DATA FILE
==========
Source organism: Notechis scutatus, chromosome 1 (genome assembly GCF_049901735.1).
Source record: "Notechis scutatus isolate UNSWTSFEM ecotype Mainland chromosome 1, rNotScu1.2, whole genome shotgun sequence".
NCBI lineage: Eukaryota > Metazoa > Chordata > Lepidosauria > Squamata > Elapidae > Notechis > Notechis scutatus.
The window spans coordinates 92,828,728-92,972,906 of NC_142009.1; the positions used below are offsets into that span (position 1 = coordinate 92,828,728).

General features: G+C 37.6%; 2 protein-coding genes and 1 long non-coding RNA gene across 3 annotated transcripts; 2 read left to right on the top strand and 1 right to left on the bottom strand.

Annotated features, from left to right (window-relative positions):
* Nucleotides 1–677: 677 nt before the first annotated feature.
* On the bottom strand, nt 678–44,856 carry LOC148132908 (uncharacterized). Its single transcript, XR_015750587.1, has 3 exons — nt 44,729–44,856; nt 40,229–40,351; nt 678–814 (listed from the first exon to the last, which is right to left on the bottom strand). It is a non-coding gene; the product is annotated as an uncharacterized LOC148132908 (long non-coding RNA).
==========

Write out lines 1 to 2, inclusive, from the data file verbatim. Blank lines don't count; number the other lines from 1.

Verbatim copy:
Source organism: Notechis scutatus, chromosome 1 (genome assembly GCF_049901735.1).
Source record: "Notechis scutatus isolate UNSWTSFEM ecotype Mainland chromosome 1, rNotScu1.2, whole genome shotgun sequence".